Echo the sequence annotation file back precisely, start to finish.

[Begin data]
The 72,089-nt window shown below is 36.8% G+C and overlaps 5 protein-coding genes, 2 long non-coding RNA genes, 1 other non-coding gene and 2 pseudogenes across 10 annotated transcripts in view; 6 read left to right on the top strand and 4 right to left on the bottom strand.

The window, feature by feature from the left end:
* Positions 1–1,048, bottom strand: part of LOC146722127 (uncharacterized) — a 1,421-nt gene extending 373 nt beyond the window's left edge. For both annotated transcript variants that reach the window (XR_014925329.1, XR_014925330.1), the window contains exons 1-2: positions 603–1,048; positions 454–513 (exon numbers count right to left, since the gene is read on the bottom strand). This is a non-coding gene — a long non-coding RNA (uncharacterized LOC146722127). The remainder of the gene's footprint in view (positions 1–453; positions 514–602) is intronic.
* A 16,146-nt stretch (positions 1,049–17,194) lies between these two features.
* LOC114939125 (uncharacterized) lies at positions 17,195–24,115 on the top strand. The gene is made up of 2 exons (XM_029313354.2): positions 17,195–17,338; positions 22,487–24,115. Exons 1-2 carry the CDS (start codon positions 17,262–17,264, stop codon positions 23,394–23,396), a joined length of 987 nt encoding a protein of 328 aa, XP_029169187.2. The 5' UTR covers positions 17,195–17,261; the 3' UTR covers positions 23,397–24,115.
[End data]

The 72,089-nt window shown below is 36.8% G+C and overlaps 5 protein-coding genes, 2 long non-coding RNA genes, 1 other non-coding gene and 2 pseudogenes across 10 annotated transcripts in view; 6 read left to right on the top strand and 4 right to left on the bottom strand.

The window, feature by feature from the left end:
* Positions 1–1,048, bottom strand: part of LOC146722127 (uncharacterized) — a 1,421-nt gene extending 373 nt beyond the window's left edge. For both annotated transcript variants that reach the window (XR_014925329.1, XR_014925330.1), the window contains exons 1-2: positions 603–1,048; positions 454–513 (exon numbers count right to left, since the gene is read on the bottom strand). This is a non-coding gene — a long non-coding RNA (uncharacterized LOC146722127). The remainder of the gene's footprint in view (positions 1–453; positions 514–602) is intronic.
* A 16,146-nt stretch (positions 1,049–17,194) lies between these two features.
* LOC114939125 (uncharacterized) lies at positions 17,195–24,115 on the top strand. The gene is made up of 2 exons (XM_029313354.2): positions 17,195–17,338; positions 22,487–24,115. Exons 1-2 carry the CDS (start codon positions 17,262–17,264, stop codon positions 23,394–23,396), a joined length of 987 nt encoding a protein of 328 aa, XP_029169187.2. The 5' UTR covers positions 17,195–17,261; the 3' UTR covers positions 23,397–24,115.